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The extensor movement of the first toe in response to Reference stroking the plantar aspect of the foot 10mg torsemide amex, termed Babinski Drachman DA discount 10mg torsemide with mastercard. JAMA sign, is thought to occur because of modification of flexor 1998;280:2111–2118. The Cushing response (described by famous neurosurgeon flex when the plantar surface is stimulated. Harvey Cushing) consists of the development of hyperten- The neurophysiological details of how the deficit in sion, bradycardia, and apnea in patients with increased in- corticospinal input actually produces these commonly tracranial pressure most often a result of tumors or other le- encountered abnormalities in muscle tone and reflex sions, such as hemorrhage, that compress the brain. A current theory is pressure is transmitted downward to the brainstem and dis- that the disturbance of central control reduces the torts the medulla, where the centers for blood pressure, threshold of the stretch reflex but does not alter its gain. Correct interpre- References tation of these abnormalities in vital signs permits begin- Lance JW. The control of muscle tone, reflexes, and move- ning treatments that reduce intracranial pressure. Quantitative relations an artificial respirator, and then instituting hyperventilation between hypertonia and stretch reflex threshold in spastic to lower the blood PCO2 to produce cerebral vasoconstric- hemiparesis. Another autonomic reaction from the CNS that is uti- CASE STUDY FOR CHAPTER 6 lized daily in hospitals is the response of fetal heart rate Autonomic Dysfunction as a Result of CNS Disease to compression of the head during labor. During uterine A 30-year-old patient came to the hospital emergency contractions, the fetal head is temporarily compressed. Previously he the cranium are not yet fused, the pressure of the con- had experienced only mild, infrequent tension traction is transmitted to the brain. Because of the nism of cardiac slowing as cited for the Cushing re- intensity of this new headache, he is treated with in- sponse is presumed to cause the temporary bradycardia. Additional factors, such as umbilical cord com- consciousness declines to the point of responding only pression, may also produce patterns of slowing outside to painful stimuli. The central nervous system and cardiovascular the blood is thought to be a ruptured cerebral artery control in health and disease. Philadelphia: Lippincott-Raven, 1997 During the next 24 hours, the patient’s ECG begins to show abnormalities consisting of both tachycardia and changes in the configuration of the waves suggestive of CASE STUDY FOR CHAPTER 7 a heart attack. For the preceding 2 days, the patient’s wife had no- Questions ticed that he did not seem to make sense when he spoke. What is the explanation for the cardiac abnormalities in this She also indicated that he seemed a little disoriented situation? Describe two other scenarios in which there are prominent has no obvious motor or somatic sensory deficits. The consulting cardiologist reviewed the situation and man’s visual fields and notices a decreased awareness stated that the ECG abnormalities were all a result of sub- of stimuli presented to one visual field. What information from the case history gives the answers stimulate excessive activity of the sympathetic nervous to questions 1 and 2? The stroke involved the superior posterior temporal lobe en- norepinephrine from sympathetic nerve endings and epi- compassing Wernicke’s area and the occipital lobe encom- nephrine by the adrenal medulla. Language deficits indicate involvement of the left hemi- duce the same ECG abnormalities in experimental ani- sphere. The fluent but nonsensical speech indicates involve- mals as were found in this patient. The visual field deficit indicates a lease of norepinephrine and epinephrine stimulates the loss in the visual cortex. The lack of motor or somatic sen- cardiac conducting system and may also produce direct sory deficits excludes the posterior frontal and anterior pari- damage of the myocardium. The right visual field would be affected, because visual ters can be lifesaving. PART III Muscle Physiology CHAPTER Contractile Properties of Muscle Cells Richard A. Changes in the length of a skeletal muscle result in anatomic location, histological structure, and mode of con- changes in the degree of overlap of the myofilaments. Skeletal (striated) muscle is used for voluntary movement transform the energy stored in ATP into mechanical energy of the skeleton. Cardiac muscle provides the motive power for circulation bridges to release from the actin filaments. The contractile proteins of muscle are arranged into two the cumulative effects of millions of crossbridges acting to overlapping sets of myofilaments, one predominantly move myofilaments past one another. Crossbridge interaction and the events of the crossbridge containing (thin).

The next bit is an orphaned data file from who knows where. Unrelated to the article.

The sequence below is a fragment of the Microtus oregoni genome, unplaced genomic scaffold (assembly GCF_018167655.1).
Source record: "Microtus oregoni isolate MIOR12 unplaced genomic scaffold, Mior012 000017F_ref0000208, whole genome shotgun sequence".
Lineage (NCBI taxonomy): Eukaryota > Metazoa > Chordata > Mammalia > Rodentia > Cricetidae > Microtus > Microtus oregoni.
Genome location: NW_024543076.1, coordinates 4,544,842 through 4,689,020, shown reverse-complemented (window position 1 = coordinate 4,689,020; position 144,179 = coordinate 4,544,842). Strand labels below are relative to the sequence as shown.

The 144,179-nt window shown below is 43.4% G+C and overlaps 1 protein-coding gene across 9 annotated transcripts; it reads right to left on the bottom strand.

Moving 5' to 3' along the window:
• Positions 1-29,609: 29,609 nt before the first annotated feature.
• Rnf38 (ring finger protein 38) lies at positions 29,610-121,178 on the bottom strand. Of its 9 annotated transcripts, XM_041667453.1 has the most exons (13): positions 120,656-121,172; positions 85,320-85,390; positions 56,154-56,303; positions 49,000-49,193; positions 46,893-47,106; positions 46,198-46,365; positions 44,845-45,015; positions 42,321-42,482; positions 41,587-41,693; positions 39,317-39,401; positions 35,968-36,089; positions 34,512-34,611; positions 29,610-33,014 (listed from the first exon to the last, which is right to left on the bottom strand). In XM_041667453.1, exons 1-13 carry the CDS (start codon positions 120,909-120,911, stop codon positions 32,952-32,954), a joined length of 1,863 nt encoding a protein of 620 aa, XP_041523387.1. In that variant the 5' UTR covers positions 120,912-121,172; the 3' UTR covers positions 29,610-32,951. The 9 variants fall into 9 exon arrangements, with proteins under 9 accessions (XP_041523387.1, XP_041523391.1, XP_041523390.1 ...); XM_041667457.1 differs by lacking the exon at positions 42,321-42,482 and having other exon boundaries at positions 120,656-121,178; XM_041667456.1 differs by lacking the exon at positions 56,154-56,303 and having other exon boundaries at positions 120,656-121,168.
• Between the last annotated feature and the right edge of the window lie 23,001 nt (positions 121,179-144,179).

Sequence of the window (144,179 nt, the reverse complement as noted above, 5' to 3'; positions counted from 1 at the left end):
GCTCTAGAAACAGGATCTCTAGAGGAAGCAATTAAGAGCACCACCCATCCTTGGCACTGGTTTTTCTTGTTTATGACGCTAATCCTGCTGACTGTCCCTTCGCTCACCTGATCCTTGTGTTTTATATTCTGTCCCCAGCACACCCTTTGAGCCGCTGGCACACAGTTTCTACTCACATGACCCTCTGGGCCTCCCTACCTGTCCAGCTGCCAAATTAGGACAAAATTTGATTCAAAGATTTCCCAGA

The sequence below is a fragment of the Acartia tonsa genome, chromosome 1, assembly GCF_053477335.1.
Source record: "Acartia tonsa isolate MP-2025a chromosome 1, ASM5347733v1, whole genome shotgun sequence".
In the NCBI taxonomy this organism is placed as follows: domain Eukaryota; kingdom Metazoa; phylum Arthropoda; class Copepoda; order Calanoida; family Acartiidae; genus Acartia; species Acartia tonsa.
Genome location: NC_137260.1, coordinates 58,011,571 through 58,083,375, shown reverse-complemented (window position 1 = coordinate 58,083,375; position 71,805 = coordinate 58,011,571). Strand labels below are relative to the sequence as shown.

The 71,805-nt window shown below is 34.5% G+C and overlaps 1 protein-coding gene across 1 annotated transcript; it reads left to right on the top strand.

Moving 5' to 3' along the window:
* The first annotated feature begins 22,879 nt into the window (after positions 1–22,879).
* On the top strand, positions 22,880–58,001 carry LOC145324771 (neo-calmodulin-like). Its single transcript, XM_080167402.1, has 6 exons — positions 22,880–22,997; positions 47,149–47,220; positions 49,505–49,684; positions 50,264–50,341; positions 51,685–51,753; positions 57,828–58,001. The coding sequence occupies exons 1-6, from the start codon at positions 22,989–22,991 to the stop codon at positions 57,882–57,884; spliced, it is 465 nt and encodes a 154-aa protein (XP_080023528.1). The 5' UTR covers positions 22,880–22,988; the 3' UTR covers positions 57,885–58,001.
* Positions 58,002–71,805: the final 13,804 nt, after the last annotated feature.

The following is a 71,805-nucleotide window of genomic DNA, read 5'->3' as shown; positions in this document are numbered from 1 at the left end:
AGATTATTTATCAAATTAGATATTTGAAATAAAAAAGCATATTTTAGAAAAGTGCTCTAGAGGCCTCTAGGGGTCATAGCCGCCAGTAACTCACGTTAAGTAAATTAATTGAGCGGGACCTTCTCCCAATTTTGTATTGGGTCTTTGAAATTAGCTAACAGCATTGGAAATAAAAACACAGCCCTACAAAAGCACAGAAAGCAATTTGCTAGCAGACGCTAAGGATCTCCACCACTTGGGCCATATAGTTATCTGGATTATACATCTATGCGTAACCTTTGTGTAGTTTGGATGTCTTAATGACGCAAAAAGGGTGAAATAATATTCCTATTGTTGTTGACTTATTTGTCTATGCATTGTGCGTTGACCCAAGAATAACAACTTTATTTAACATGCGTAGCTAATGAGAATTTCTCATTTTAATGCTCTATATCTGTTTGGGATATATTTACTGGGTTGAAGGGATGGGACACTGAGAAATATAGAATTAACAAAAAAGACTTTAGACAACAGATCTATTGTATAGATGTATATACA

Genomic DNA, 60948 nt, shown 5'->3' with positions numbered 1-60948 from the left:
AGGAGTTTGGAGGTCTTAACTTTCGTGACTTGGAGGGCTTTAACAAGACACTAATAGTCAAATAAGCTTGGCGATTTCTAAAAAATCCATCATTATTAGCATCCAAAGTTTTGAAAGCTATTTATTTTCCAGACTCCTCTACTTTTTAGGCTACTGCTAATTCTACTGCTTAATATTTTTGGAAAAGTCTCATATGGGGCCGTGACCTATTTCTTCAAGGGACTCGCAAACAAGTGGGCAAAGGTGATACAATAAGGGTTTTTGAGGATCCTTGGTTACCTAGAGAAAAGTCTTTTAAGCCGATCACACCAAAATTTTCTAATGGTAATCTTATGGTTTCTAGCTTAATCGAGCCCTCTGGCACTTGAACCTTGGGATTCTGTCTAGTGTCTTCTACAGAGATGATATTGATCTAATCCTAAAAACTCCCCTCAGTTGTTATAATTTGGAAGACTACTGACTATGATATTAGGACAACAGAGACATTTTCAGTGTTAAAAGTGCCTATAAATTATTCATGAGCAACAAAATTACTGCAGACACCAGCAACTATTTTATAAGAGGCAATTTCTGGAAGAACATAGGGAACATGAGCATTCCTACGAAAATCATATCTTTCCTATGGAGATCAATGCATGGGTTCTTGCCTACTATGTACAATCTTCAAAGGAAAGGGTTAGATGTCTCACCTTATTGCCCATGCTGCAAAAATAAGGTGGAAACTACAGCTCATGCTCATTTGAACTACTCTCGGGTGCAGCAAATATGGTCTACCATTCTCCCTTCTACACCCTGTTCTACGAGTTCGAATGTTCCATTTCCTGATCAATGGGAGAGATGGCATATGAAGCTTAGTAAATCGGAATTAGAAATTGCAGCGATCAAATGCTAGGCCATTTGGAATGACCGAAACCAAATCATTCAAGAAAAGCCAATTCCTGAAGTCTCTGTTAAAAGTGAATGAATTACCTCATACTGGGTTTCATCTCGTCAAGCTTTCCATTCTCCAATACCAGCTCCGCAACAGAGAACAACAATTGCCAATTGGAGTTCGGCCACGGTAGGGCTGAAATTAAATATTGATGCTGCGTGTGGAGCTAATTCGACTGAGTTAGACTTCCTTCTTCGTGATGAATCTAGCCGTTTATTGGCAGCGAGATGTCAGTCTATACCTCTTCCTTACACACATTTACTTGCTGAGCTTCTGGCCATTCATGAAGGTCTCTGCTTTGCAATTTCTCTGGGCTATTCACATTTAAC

This release is prevented by an inhibitor of GABA uptake but unaffected by the presence of GABAA receptor antagonists generic 10 mg torsemide otc, such as bicuculline 20mg torsemide. There is no doubt that this form of release depends on vesicular exocytosis because it is Ca2‡-dependent, sensitive to tetrodotoxin and, like impulse- dependent release, it is attenuated by a2-adrenoceptor agonists (see above). The extent to which this process occurs under normal physiological conditions in vivo remains to be seen. NEURONAL REUPTAKE OF NORADRENALINE In common with other monoamines, the actions of released noradrenaline are terminated by its rapid reuptake from the synaptic cleft. This uptake process relies on membrane-bound noradrenaline transporters which are glycoproteins closely related Figure 8. Binding domains for specific ligands are thought to be within regions indicated by the solid bars. All these transporters have 12 hydrophobic transmembrane domains (TMDs), a large hydrophyllic loop between TM3 and TM4, and intracellular N- and C-termini. The hypothetical structure of the noradrenaline transporter is illustrated in Fig. Because co-transport of both Cl7 and Na‡ is required for the uptake of noradrenaline, this is regarded as one of the family of Na‡/Cl7 transporters. Exactly how this transporter carries noradrenaline across the neuronal membrane is not known but one popular model proposes that it can exist in two interchangeable states. This process enables the translocation of noradrenaline from the extracellular space towards the neuronal cytosol. Point-mutation and splicing studies indicate that different zones of the transporter determine its substrate affinity and selectivity, ionic dependence, Vmax, and the binding site for uptake inhibitors such as desipramine (Povlock and Amara 1997). Because the cloned transporter is a target for the reuptake inhibitor, desipramine, it is thought to reflect the native transporter in the brain and peripheral tissues. These are quite distinct uptake mechanisms because they have different substrate affinities and antagonist sensitivities. As yet, few studies have investigated the possibility that more than one uptake process exists in the brain but since two mRNAs for noradrenaline transporters have been isolated from brain tissue (Pacholczyk, Blakely and Amara 1991) there could be more than one transcription factor. At the very least, intracellular messengers could modify substrate affinity of the transporter, by causing its phosphorylation or glycosylation (Bonisch, Hammermann and Bruss 1998), and so markedly affect its function. Whether or not there are different gene products, splice variants, or posttranslational changes, it has been suggested that abnormal distributions of functionally distinctive noradrena- line transporters could underlie some psychiatric and neurological disorders. METABOLISM After reuptake into the cytosol, some noradrenaline may be taken up into the storage vesicles by the vesicular transporter and stored in the vesicles for subsequent release (see above). However, it is thought that the majority is broken down within the cytosol of the nerve terminal by monoamine oxidase (MAO; EC1. The metabolic pathway for noradrenaline follows a complex sequence of alternatives because the metabolic product of each of these enzymes can act as a substrate for the other (Fig 8. This could enable one of these enzymes to compensate for a deficiency in the other to some extent. MAO is bound to the outer membrane of mitochondria and is responsible for the oxidative deamination of noradrenaline. There are two isoforms of this enzyme, MAO-A 176 NEUROTRANSMITTERS, DRUGS AND BRAIN FUNCTION Figure 8. MAO is responsible for the oxidative deamination of noradrenaline derivatives while COMT O-methylates noradrenaline. Most intraneuronal metabolism involves MAO while COMT is mainly found extraneuronally. The reasons for this complex network of metabolites are not known and MAO-B, which hybridise to different cDNAs and are encoded by different genes on the X chromosome. MAO-A is the more important in vivo because it preferentially metabolises noradrenaline. However, in vitro, MAO-B will metabolise noradrenaline at high substrate concentrations. MAO probably also has an important role in development: a genetic deficiency of MAO-A causes some mental retardation and a tendency to bouts of aggression.